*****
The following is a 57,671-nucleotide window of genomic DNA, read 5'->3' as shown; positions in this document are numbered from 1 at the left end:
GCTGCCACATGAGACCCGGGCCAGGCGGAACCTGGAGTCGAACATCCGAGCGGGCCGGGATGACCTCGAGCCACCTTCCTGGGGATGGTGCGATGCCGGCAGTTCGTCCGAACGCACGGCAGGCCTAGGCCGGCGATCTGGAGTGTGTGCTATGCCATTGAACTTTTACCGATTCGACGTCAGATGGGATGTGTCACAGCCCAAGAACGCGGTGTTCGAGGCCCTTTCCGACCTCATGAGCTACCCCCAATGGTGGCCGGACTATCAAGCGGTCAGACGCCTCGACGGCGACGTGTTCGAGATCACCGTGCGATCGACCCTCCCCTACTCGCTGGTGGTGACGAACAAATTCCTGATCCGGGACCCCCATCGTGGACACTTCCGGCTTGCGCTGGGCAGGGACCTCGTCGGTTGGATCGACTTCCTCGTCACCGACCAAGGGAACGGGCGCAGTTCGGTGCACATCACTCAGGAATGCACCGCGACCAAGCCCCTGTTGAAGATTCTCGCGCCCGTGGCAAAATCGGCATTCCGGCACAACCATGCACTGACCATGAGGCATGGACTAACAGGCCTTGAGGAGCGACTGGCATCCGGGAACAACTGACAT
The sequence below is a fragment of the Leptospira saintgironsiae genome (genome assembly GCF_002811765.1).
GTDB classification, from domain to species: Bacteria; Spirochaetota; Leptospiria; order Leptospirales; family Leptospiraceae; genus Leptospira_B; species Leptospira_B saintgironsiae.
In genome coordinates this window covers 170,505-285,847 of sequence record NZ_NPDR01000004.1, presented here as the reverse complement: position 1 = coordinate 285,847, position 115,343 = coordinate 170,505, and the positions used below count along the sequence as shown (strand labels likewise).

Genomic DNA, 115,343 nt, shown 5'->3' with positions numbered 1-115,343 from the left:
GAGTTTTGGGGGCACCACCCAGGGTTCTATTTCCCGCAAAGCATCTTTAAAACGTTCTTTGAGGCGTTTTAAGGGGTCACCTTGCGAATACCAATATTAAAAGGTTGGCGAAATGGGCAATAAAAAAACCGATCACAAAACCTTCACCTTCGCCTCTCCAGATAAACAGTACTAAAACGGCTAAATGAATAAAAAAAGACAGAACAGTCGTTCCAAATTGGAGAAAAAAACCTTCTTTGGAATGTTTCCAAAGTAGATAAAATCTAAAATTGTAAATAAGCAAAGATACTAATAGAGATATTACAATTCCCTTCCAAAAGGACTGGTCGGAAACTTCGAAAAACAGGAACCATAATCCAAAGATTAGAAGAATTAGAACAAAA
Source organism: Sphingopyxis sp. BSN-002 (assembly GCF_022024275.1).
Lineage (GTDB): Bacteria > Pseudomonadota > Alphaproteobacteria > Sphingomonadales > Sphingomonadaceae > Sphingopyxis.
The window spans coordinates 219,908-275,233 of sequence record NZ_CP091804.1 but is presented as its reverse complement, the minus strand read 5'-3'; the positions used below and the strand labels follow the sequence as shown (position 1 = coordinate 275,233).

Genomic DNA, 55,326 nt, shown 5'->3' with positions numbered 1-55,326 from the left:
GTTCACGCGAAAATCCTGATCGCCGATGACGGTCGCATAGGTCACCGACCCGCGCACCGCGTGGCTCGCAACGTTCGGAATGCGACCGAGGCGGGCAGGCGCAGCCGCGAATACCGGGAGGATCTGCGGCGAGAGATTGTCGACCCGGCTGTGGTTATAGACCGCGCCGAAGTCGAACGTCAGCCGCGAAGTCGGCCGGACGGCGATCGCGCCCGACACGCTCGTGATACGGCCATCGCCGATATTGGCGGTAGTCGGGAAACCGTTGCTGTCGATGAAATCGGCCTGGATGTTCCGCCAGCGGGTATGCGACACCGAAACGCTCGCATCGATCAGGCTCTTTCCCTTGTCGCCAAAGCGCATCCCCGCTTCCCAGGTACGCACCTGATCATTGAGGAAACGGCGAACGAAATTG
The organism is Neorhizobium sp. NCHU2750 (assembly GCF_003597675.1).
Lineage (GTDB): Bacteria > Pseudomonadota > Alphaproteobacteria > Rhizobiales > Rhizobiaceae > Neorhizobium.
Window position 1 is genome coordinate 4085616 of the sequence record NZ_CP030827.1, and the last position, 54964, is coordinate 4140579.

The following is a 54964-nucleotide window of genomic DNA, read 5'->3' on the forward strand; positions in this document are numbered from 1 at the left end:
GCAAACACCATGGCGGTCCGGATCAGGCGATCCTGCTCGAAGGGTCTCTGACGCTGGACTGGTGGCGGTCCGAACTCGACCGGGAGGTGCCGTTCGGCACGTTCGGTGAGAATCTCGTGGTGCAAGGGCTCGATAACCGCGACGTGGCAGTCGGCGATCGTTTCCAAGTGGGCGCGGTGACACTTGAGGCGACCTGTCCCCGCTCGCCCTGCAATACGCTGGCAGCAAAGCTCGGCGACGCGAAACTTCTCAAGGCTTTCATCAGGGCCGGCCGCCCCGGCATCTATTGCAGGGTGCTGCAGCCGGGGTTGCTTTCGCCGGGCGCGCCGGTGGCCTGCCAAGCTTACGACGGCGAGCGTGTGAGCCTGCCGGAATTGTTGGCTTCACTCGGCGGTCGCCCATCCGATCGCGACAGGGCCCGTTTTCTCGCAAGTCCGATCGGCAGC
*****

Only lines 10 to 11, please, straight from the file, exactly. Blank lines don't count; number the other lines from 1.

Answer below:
The window spans coordinates 219,908-275,233 of sequence record NZ_CP091804.1 but is presented as its reverse complement, the minus strand read 5'-3'; the positions used below and the strand labels follow the sequence as shown (position 1 = coordinate 275,233).

Genomic DNA, 55,326 nt, shown 5'->3' with positions numbered 1-55,326 from the left: